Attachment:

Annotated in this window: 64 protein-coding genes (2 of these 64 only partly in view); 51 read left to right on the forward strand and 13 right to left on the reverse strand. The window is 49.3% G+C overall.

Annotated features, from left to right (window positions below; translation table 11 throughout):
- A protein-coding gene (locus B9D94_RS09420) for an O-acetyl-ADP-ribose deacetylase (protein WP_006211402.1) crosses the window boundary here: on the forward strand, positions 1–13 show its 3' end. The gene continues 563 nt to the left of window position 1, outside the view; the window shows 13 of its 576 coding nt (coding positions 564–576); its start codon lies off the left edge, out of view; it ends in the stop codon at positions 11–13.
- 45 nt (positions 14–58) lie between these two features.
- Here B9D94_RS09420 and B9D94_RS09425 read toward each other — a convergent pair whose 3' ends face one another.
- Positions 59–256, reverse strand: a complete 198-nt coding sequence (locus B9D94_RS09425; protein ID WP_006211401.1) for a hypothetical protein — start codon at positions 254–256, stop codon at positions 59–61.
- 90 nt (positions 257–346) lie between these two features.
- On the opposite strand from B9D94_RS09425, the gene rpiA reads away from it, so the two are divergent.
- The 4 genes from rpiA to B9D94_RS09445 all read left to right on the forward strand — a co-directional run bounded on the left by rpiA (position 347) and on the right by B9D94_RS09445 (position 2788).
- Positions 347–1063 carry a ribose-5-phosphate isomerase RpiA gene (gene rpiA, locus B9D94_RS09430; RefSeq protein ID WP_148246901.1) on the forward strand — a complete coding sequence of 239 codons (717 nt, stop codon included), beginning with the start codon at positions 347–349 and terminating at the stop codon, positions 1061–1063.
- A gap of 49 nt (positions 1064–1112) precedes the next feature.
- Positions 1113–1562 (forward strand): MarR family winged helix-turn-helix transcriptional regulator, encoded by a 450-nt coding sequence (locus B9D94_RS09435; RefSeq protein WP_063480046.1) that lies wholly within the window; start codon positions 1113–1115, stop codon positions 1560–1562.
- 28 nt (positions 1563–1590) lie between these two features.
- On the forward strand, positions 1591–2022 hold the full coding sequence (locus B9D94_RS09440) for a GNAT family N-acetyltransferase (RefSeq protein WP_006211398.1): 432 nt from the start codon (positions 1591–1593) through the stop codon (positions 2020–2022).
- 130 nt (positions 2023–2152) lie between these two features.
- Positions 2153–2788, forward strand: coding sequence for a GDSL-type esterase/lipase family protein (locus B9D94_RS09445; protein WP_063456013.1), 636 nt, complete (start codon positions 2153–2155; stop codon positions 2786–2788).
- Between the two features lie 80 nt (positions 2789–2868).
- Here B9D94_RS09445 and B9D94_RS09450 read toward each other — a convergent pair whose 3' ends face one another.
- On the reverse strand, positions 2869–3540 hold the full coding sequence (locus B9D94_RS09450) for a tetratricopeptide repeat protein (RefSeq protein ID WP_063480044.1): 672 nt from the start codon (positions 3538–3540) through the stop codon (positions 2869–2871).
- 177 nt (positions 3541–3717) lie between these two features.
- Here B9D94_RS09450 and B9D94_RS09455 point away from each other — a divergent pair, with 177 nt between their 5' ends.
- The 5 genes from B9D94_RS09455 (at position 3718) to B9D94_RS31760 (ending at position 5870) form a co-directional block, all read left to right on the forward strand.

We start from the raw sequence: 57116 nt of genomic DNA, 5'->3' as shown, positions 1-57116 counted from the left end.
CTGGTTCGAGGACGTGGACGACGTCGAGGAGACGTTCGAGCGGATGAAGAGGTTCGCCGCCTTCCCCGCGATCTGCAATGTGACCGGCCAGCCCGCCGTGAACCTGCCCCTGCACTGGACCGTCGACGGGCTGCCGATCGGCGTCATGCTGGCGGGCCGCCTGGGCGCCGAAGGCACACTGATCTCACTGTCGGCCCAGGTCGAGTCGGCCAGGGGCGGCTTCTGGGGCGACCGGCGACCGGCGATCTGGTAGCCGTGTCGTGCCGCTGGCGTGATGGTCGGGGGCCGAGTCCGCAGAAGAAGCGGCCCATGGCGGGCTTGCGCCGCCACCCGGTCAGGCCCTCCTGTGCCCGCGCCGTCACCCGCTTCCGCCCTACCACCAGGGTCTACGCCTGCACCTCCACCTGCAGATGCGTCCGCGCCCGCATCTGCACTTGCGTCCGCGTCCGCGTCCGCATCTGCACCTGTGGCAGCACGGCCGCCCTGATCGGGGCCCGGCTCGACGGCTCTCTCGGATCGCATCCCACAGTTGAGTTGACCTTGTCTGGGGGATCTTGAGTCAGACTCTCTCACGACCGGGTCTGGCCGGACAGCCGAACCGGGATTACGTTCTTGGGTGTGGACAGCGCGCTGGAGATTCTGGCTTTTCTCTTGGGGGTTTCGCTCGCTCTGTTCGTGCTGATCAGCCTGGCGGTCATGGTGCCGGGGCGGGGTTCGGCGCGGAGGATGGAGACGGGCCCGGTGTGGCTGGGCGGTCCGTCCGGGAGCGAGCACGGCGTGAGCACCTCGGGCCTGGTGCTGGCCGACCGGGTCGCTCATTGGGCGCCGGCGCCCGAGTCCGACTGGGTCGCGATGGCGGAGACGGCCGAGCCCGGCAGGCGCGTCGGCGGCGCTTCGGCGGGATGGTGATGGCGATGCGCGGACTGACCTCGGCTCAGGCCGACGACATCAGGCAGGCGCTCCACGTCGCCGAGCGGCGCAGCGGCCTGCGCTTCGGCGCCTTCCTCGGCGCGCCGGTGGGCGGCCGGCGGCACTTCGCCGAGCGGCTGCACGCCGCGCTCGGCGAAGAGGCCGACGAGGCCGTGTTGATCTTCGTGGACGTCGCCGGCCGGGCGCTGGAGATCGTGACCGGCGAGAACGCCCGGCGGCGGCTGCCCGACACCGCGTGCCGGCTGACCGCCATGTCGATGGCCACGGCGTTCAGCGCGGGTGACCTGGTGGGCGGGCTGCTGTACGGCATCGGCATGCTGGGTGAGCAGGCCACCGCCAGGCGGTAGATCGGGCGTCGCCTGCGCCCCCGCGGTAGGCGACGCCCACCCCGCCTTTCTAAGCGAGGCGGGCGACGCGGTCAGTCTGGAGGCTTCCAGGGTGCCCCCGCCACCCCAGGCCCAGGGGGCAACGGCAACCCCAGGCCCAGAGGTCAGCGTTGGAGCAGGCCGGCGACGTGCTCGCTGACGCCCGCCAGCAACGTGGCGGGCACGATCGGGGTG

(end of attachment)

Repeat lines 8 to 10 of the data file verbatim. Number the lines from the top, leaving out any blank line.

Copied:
- On the opposite strand from B9D94_RS09425, the gene rpiA reads away from it, so the two are divergent.
- The 4 genes from rpiA to B9D94_RS09445 all read left to right on the forward strand — a co-directional run bounded on the left by rpiA (position 347) and on the right by B9D94_RS09445 (position 2788).
- Positions 347–1063 carry a ribose-5-phosphate isomerase RpiA gene (gene rpiA, locus B9D94_RS09430; RefSeq protein ID WP_148246901.1) on the forward strand — a complete coding sequence of 239 codons (717 nt, stop codon included), beginning with the start codon at positions 347–349 and terminating at the stop codon, positions 1061–1063.